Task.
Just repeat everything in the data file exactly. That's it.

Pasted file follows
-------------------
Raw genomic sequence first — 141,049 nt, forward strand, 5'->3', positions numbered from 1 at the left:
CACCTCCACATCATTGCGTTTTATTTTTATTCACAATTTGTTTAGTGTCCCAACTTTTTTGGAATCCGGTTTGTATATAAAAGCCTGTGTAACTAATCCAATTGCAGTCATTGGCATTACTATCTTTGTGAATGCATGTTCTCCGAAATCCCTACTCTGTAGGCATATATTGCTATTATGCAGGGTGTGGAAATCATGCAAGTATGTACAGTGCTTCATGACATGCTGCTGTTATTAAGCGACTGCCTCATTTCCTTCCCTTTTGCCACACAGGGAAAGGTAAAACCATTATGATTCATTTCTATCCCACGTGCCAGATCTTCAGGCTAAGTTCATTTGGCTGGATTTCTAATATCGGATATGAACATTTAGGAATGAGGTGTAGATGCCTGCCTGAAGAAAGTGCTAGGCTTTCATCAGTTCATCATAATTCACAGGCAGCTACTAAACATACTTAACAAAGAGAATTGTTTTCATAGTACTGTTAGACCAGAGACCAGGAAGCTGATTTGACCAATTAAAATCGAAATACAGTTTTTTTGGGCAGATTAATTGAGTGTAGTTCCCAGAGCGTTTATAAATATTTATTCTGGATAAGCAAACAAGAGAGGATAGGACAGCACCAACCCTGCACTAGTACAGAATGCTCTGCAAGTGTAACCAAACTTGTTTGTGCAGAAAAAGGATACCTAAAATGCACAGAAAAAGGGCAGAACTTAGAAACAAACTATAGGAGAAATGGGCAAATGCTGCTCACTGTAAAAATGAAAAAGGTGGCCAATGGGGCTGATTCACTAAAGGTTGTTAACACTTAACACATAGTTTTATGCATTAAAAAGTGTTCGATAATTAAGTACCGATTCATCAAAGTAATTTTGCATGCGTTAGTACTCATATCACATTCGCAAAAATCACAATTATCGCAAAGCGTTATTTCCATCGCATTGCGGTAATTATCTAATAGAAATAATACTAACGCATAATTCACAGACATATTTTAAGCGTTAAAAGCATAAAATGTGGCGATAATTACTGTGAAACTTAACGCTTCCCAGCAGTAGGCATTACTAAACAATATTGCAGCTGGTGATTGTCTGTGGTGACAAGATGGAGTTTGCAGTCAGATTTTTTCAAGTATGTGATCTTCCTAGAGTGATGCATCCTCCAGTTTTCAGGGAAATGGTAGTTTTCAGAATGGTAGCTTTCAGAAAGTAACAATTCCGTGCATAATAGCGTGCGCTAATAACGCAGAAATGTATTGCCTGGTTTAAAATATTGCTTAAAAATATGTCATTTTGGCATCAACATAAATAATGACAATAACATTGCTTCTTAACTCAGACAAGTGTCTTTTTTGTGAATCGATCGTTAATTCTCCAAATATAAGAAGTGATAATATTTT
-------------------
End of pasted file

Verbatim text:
Raw genomic sequence first — 141,049 nt, forward strand, 5'->3', positions numbered from 1 at the left:
CACCTCCACATCATTGCGTTTTATTTTTATTCACAATTTGTTTAGTGTCCCAACTTTTTTGGAATCCGGTTTGTATATAAAAGCCTGTGTAACTAATCCAATTGCAGTCATTGGCATTACTATCTTTGTGAATGCATGTTCTCCGAAATCCCTACTCTGTAGGCATATATTGCTATTATGCAGGGTGTGGAAATCATGCAAGTATGTACAGTGCTTCATGACATGCTGCTGTTATTAAGCGACTGCCTCATTTCCTTCCCTTTTGCCACACAGGGAAAGGTAAAACCATTATGATTCATTTCTATCCCACGTGCCAGATCTTCAGGCTAAGTTCATTTGGCTGGATTTCTAATATCGGATATGAACATTTAGGAATGAGGTGTAGATGCCTGCCTGAAGAAAGTGCTAGGCTTTCATCAGTTCATCATAATTCACAGGCAGCTACTAAACATACTTAACAAAGAGAATTGTTTTCATAGTACTGTTAGACCAGAGACCAGGAAGCTGATTTGACCAATTAAAATCGAAATACAGTTTTTTTGGGCAGATTAATTGAGTGTAGTTCCCAGAGCGTTTATAAATATTTATTCTGGATAAGCAAACAAGAGAGGATAGGACAGCACCAACCCTGCACTAGTACAGAATGCTCTGCAAGTGTAACCAAACTTGTTTGTGCAGAAAAAGGATACCTAAAATGCACAGAAAAAGGGCAGAACTTAGAAACAAACTATAGGAGAAATGGGCAAATGCTGCTCACTGTAAAAATGAAAAAGGTGGCCAATGGGGCTGATTCACTAAAGGTTGTTAACACTTAACACATAGTTTTATGCATTAAAAAGTGTTCGATAATTAAGTACCGATTCATCAAAGTAATTTTGCATGCGTTAGTACTCATATCACATTCGCAAAAATCACAATTATCGCAAAGCGTTATTTCCATCGCATTGCGGTAATTATCTAATAGAAATAATACTAACGCATAATTCACAGACATATTTTAAGCGTTAAAAGCATAAAATGTGGCGATAATTACTGTGAAACTTAACGCTTCCCAGCAGTAGGCATTACTAAACAATATTGCAGCTGGTGATTGTCTGTGGTGACAAGATGGAGTTTGCAGTCAGATTTTTTCAAGTATGTGATCTTCCTAGAGTGATGCATCCTCCAGTTTTCAGGGAAATGGTAGTTTTCAGAATGGTAGCTTTCAGAAAGTAACAATTCCGTGCATAATAGCGTGCGCTAATAACGCAGAAATGTATTGCCTGGTTTAAAATATTGCTTAAAAATATGTCATTTTGGCATCAACATAAATAATGACAATAACATTGCTTCTTAACTCAGACAAGTGTCTTTTTTGTGAATCGATCGTTAATTCTCCAAATATAAGAAGTGATAATATTTT